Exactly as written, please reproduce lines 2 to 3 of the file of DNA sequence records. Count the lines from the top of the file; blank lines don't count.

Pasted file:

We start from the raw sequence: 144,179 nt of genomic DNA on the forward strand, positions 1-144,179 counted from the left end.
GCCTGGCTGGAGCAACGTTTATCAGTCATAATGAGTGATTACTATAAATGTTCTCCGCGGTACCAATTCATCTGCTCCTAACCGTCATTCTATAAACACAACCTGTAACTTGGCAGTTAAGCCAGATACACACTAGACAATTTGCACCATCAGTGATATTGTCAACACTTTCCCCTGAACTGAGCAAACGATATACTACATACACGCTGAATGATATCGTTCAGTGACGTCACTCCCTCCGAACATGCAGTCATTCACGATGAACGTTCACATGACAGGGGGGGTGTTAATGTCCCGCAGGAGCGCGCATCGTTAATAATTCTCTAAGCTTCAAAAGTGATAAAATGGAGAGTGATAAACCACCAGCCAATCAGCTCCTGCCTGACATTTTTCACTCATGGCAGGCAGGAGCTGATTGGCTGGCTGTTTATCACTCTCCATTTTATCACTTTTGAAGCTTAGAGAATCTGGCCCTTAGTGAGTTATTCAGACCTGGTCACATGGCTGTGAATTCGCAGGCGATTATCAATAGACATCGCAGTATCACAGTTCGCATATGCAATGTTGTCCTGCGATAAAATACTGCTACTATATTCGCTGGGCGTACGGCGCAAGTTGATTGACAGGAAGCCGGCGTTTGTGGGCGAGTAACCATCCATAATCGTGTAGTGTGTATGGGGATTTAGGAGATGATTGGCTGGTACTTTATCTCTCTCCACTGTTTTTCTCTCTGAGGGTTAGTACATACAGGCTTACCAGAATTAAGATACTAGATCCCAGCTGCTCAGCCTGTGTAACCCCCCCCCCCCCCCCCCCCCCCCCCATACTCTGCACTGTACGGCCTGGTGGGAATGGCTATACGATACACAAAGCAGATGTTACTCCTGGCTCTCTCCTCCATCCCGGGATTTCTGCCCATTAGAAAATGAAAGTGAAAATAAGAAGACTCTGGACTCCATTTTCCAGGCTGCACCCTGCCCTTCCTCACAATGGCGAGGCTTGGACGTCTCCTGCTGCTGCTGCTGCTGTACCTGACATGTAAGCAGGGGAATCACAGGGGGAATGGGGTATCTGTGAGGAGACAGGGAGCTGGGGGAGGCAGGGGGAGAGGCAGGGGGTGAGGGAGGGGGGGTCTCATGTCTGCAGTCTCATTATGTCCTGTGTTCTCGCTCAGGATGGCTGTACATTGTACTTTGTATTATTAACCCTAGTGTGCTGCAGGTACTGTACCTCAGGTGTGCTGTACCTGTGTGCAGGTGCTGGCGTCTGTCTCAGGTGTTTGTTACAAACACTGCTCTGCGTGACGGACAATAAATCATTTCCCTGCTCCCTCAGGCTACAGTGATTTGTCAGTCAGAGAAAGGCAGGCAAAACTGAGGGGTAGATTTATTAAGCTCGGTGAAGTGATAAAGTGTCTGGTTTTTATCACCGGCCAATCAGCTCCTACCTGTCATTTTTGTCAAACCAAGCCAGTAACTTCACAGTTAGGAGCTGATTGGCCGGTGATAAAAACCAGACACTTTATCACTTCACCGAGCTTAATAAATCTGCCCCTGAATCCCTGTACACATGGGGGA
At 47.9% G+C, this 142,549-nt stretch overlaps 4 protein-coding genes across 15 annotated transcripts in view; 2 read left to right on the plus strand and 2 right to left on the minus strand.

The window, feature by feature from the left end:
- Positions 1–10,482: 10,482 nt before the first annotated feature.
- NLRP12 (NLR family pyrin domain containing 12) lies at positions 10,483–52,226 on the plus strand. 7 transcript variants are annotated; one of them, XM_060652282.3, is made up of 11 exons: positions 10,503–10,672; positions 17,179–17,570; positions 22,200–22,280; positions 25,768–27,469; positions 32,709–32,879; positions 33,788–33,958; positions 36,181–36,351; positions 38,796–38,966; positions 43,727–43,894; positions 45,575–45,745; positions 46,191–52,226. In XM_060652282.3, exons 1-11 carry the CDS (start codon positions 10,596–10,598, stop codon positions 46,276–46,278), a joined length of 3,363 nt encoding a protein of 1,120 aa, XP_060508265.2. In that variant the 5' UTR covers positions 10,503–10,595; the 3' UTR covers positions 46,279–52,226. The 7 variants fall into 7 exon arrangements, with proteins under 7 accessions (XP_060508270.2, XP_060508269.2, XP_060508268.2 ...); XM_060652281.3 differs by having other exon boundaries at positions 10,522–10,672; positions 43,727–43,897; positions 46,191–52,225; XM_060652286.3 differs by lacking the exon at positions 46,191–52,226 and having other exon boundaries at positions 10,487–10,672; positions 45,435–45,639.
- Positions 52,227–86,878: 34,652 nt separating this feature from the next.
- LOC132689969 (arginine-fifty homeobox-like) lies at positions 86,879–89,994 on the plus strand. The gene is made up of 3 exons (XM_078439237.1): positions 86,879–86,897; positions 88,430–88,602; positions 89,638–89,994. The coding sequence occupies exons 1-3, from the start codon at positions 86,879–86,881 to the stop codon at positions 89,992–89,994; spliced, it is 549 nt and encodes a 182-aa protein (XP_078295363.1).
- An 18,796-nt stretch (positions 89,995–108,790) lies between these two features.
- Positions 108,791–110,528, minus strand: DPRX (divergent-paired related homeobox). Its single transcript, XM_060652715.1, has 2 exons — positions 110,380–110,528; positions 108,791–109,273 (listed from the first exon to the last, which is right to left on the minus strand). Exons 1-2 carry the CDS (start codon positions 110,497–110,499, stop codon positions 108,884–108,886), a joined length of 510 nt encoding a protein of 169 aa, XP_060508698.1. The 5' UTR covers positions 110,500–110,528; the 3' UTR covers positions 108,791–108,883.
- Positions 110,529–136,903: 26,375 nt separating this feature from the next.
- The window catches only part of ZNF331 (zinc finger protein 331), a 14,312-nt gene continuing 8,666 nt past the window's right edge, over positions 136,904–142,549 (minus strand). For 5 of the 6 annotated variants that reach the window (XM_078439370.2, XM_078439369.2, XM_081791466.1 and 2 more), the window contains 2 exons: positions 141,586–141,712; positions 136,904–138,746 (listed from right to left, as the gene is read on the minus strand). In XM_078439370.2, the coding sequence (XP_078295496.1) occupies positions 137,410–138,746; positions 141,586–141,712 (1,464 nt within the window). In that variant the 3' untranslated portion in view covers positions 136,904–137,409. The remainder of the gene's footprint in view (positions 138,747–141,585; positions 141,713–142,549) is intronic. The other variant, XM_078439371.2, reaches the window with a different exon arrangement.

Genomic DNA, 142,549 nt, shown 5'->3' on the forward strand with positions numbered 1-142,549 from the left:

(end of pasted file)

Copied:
GCCTGGCTGGAGCAACGTTTATCAGTCATAATGAGTGATTACTATAAATGTTCTCCGCGGTACCAATTCATCTGCTCCTAACCGTCATTCTATAAACACAACCTGTAACTTGGCAGTTAAGCCAGATACACACTAGACAATTTGCACCATCAGTGATATTGTCAACACTTTCCCCTGAACTGAGCAAACGATATACTACATACACGCTGAATGATATCGTTCAGTGACGTCACTCCCTCCGAACATGCAGTCATTCACGATGAACGTTCACATGACAGGGGGGGTGTTAATGTCCCGCAGGAGCGCGCATCGTTAATAATTCTCTAAGCTTCAAAAGTGATAAAATGGAGAGTGATAAACCACCAGCCAATCAGCTCCTGCCTGACATTTTTCACTCATGGCAGGCAGGAGCTGATTGGCTGGCTGTTTATCACTCTCCATTTTATCACTTTTGAAGCTTAGAGAATCTGGCCCTTAGTGAGTTATTCAGACCTGGTCACATGGCTGTGAATTCGCAGGCGATTATCAATAGACATCGCAGTATCACAGTTCGCATATGCAATGTTGTCCTGCGATAAAATACTGCTACTATATTCGCTGGGCGTACGGCGCAAGTTGATTGACAGGAAGCCGGCGTTTGTGGGCGAGTAACCATCCATAATCGTGTAGTGTGTATGGGGATTTAGGAGATGATTGGCTGGTACTTTATCTCTCTCCACTGTTTTTCTCTCTGAGGGTTAGTACATACAGGCTTACCAGAATTAAGATACTAGATCCCAGCTGCTCAGCCTGTGTAACCCCCCCCCCCCCCCCCCCCCCCCCCATACTCTGCACTGTACGGCCTGGTGGGAATGGCTATACGATACACAAAGCAGATGTTACTCCTGGCTCTCTCCTCCATCCCGGGATTTCTGCCCATTAGAAAATGAAAGTGAAAATAAGAAGACTCTGGACTCCATTTTCCAGGCTGCACCCTGCCCTTCCTCACAATGGCGAGGCTTGGACGTCTCCTGCTGCTGCTGCTGCTGTACCTGACATGTAAGCAGGGGAATCACAGGGGGAATGGGGTATCTGTGAGGAGACAGGGAGCTGGGGGAGGCAGGGGGAGAGGCAGGGGGTGAGGGAGGGGGGGTCTCATGTCTGCAGTCTCATTATGTCCTGTGTTCTCGCTCAGGATGGCTGTACATTGTACTTTGTATTATTAACCCTAGTGTGCTGCAGGTACTGTACCTCAGGTGTGCTGTACCTGTGTGCAGGTGCTGGCGTCTGTCTCAGGTGTTTGTTACAAACACTGCTCTGCGTGACGGACAATAAATCATTTCCCTGCTCCCTCAGGCTACAGTGATTTGTCAGTCAGAGAAAGGCAGGCAAAACTGAGGGGTAGATTTATTAAGCTCGGTGAAGTGATAAAGTGTCTGGTTTTTATCACCGGCCAATCAGCTCCTACCTGTCATTTTTGTCAAACCAAGCCAGTAACTTCACAGTTAGGAGCTGATTGGCCGGTGATAAAAACCAGACACTTTATCACTTCACCGAGCTTAATAAATCTGCCCCTGAATCCCTGTACACATGGGGGA
At 47.9% G+C, this 142,549-nt stretch overlaps 4 protein-coding genes across 15 annotated transcripts in view; 2 read left to right on the plus strand and 2 right to left on the minus strand.